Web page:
In New Mexico, for pending felony cases, the clock starts ticking on the date of your arraignment. After that date, the court will look at various factors to determine how long the prosecution has to bring your case to trial. Essentially, you have the right to a speedy trial, but what is considered “speedy” depends on things like the complexity of your case, the number of charges, and the number of witnesses in your case. The nine month mark will typically implicate your speedy trial rights and may create a presumption that you have become prejudiced by the delay in prosecuting your case.
Time limits for cases that have not yet been filed are governed by the statute of limitations.
Statutes of Limitation
The State has certain time limits, called Statutes of Limitations, that must be adhered to when prosecuting certain crimes. Below is a list of certain categories of felony crimes and their Statutes of Limitations:
A. for a second degree felony, within six years from the time the crime was committed;
B. for a third or fourth degree felony, within five years from the time the crime was committed;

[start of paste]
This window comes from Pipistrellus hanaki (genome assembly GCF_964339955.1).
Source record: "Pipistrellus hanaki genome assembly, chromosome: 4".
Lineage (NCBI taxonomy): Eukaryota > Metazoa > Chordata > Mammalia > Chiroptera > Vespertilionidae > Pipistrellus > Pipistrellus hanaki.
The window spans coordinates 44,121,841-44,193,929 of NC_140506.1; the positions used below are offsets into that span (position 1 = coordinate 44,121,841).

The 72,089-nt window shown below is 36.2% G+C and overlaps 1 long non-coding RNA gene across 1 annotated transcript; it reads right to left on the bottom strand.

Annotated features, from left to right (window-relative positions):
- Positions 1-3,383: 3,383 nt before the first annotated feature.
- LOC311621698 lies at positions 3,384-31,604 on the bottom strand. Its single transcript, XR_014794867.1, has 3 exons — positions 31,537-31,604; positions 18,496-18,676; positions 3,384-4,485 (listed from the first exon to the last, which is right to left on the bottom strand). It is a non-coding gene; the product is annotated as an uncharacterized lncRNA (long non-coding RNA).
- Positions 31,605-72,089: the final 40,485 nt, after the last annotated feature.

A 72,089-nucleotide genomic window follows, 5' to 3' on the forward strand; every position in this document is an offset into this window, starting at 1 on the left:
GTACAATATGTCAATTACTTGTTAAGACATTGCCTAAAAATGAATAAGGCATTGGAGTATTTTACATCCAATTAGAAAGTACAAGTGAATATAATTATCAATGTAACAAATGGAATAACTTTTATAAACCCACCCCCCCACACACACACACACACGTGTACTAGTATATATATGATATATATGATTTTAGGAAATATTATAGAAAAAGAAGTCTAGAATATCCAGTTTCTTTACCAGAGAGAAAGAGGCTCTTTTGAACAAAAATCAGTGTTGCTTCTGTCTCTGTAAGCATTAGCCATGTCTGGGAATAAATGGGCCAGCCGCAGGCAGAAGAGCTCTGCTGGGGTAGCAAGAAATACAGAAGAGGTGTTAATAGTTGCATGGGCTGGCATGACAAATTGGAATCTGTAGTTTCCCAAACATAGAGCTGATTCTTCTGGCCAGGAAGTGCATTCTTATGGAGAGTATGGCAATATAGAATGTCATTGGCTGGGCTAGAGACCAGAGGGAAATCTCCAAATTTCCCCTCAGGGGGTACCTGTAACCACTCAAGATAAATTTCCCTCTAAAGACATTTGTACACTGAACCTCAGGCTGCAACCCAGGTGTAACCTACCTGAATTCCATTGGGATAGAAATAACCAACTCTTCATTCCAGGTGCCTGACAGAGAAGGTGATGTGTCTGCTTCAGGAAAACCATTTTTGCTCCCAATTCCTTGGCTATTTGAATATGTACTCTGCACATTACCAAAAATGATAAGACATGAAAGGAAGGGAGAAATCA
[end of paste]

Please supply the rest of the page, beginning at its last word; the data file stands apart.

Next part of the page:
C. for a misdemeanor, within two years from the time the crime was committed;
D. for a petty misdemeanor, within one year from the time the crime was committed;
E. for any crime against or violation of the revenue laws of this state of Section 51-1-38 NMSA 1978, within three years from the time the crime was committed;
F. for any crime not contained in the Criminal Code [30-1-1 NMSA 1978], or where a limitation is not otherwise provided for, within three years from the time the crime was committed; and
G. for a capital felony or a first degree violent felony, no limitation period shall exist and prosecution for these crimes may commence at any time after the occurrence of the crime.